Sign-Waving in Front of Department of Health Building Hilo
When: Friday, February 1, 2019 at 4 p.m.
Where: Department of Health, 1582 Hawaii Belt Rd., Hilo (Next to Coqui's Hideaway)
Hū Honua will irreversibly destroy Hāmākua and North Hilo's resources and affect the quality of life forever. Our water is being threatened by a company that has already illegally polluted our waterways through chemical discharges. And we are facing a climate crisis -- burning trees that will release immense amounts of carbon into our atmosphere is not only irresponsible but the wrong path forward for Hawaii's clean energy future.
We will be sign-Waving in front of DOH Clean Water Branch in Hilo to call on DOH to not give Hū Honua a free pass by accepting their permits for wastewater discharge and injection wells.
More showings to come.
If you are interested in hosting a screening, please e-mail us at email@example.com
This film couldn't be more timely as the Hamakua Community questions the viability and impacts of Hu Honua Wood Burning Facility in Pepe'ekeo. Here, the dangerous greenwashing of a destructive and exploitive industry exposed:
BURNED: Are Trees the New Coal?
A film by Alan Dater and Lisa Merton
“This film elicited a powerful and passionate response from our audience this year with many saying they had no idea about this issue and its devastating impacts. BURNED reveals the shocking destruction of our forests for fuel and the resultant rise in carbon emissions that exceed those of coal-burning.”
Audience Choice Award, American Conservation Film Festival Committee
BURNED tells the little-known story of the accelerating destruction of our forests for fuel, and probes the policy loopholes, huge subsidies, and blatant green washing of the burgeoning biomass electric power industry.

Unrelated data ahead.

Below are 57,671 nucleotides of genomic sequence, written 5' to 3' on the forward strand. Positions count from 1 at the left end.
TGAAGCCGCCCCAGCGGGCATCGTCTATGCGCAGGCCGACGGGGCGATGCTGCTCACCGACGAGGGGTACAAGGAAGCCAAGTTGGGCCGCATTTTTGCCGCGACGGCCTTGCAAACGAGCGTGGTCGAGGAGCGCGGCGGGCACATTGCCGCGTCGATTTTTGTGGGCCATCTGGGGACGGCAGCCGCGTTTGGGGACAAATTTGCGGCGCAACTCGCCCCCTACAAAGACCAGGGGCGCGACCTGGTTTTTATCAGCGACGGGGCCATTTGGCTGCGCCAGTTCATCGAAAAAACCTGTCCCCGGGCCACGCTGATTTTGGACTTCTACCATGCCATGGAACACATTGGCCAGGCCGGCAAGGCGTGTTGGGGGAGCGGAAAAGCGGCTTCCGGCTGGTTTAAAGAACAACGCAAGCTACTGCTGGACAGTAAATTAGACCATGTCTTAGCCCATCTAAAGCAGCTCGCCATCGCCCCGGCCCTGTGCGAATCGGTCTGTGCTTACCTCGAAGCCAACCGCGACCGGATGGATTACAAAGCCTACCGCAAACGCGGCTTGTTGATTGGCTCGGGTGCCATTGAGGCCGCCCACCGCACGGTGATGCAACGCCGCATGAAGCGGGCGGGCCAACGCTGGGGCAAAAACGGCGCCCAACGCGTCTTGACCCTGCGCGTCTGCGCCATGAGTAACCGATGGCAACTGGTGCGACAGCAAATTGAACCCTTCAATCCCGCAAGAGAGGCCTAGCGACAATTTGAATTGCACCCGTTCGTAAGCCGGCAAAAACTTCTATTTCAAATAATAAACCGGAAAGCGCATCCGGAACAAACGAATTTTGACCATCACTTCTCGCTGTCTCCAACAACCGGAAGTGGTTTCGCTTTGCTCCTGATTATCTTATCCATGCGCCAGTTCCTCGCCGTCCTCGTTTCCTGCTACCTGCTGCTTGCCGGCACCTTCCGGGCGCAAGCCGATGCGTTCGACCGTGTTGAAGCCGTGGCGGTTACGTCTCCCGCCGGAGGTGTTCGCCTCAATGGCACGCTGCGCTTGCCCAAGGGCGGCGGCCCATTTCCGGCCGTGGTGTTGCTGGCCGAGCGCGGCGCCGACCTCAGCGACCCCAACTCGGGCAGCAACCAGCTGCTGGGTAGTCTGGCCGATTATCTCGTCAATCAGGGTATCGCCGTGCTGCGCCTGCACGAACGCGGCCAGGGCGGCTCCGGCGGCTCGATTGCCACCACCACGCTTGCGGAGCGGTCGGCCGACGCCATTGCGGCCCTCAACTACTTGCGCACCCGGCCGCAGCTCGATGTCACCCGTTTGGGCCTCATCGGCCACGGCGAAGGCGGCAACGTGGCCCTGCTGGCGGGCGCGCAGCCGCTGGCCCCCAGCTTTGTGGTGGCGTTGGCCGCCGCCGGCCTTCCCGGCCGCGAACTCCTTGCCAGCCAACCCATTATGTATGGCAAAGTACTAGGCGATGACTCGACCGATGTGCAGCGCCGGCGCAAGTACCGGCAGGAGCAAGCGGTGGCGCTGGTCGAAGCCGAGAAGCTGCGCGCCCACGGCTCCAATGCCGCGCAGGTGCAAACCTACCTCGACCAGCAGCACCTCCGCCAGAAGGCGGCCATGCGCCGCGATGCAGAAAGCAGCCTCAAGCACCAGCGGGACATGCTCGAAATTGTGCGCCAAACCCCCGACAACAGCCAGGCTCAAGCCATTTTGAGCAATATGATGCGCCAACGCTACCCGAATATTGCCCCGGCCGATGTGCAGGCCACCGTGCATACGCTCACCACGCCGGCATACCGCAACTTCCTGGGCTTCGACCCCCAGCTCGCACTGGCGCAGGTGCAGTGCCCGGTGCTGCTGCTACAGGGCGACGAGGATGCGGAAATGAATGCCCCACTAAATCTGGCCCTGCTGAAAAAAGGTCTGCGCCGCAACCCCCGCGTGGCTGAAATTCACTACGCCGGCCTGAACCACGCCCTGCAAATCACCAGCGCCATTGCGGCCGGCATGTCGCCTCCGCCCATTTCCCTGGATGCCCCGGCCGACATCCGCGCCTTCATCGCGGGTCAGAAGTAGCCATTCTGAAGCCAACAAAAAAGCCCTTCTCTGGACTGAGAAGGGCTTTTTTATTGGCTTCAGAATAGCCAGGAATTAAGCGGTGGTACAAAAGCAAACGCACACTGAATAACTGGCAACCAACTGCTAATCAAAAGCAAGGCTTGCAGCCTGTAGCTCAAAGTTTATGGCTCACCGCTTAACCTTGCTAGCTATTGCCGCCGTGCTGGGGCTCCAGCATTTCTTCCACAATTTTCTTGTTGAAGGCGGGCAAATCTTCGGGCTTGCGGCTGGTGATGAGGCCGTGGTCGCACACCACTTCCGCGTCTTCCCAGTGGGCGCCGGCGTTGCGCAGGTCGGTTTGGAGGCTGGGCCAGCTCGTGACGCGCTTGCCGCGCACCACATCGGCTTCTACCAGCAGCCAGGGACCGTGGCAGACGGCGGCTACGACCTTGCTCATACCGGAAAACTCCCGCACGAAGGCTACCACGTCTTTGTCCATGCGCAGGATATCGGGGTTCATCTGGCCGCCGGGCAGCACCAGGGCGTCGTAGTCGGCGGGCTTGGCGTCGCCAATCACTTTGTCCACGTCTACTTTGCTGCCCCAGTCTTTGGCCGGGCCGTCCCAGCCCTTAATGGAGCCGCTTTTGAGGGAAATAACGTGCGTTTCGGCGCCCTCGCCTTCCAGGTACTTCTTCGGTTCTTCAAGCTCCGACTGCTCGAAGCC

BURNED is a feature-length documentary, which takes an unwavering look at the latest electric power industry solution to climate change. The film tells the story of how woody biomass has become the fossil-fuel industry’s renewable, green savior, and of the people and parties who are both fighting against and promoting its adoption and use.
Through interviews with activists, experts, and citizens, along with verité-style footage shot across the U.S. and in the EU and UK, the film interweaves the science of climate change, the escalating energy-policy disputes, the dynamics of forest ecology, the biomass industry practices, the conflict between jobs and trees, and the actions of activists and citizens who are working to protect their own health, their communities, the forest, and the planet’s climate. Woven together, the various stories present an intimate and visceral account of what is at this moment in time a critical, yet mostly unknown, national and international controversy.
Here on the Big Island local community and environmental groups are concerned with the opening of Hu Honua Wood Burning facility in Pepe'ekeo, fearing it has misrepresented it's environmental impacts and intent for area residents. Five groups have requested Dept. of Health contested case hearings about the project, including Pepeekeo Shoreline Fishing Committee, Surfrider Foundation, Life of the Land, Sierra Club, and local resident Claudia Rohr.Residents cite concern that Hu Honua has neither conducted an Environmental Assessment (EA) or an Environmental Impact Statement (EIS). Community members are calling for this basic environmental oversight of the facility which proposes to spew 300,000 tons a year of Greenhouse Gas emissions from their smokestack, which is significantly greater than coal per megawatt hour of electricity produced. The facility also proposes to clearcut some 20,000 acres of trees in it's first 8 years. It will withdraw 21 million gallons of water per day from the Hakalau aquifer, add chemicals and heat and reinject into the Aquifer at 88 degrees F. Water usage for the entire Hamakua Coastline from Waipio to Wailuku rivers is 17 million gallons per day. Hu Honua and Department of Health have modeled that it will take 50 days average before the discharge water reaches the ocean. At 20 million gallons per day injection, it is easy to compute that 1 billion gallons of this polluted water will be mixing into the Hakalau Aquifer.
Meanwhile in Waimea, a solar farm with battery storage is expected to be operational by 2022 at a proposed 11cents per kWh compared to Hu Honua’s 21 cents, while other solar and wind projects for the island are being reviewed as well.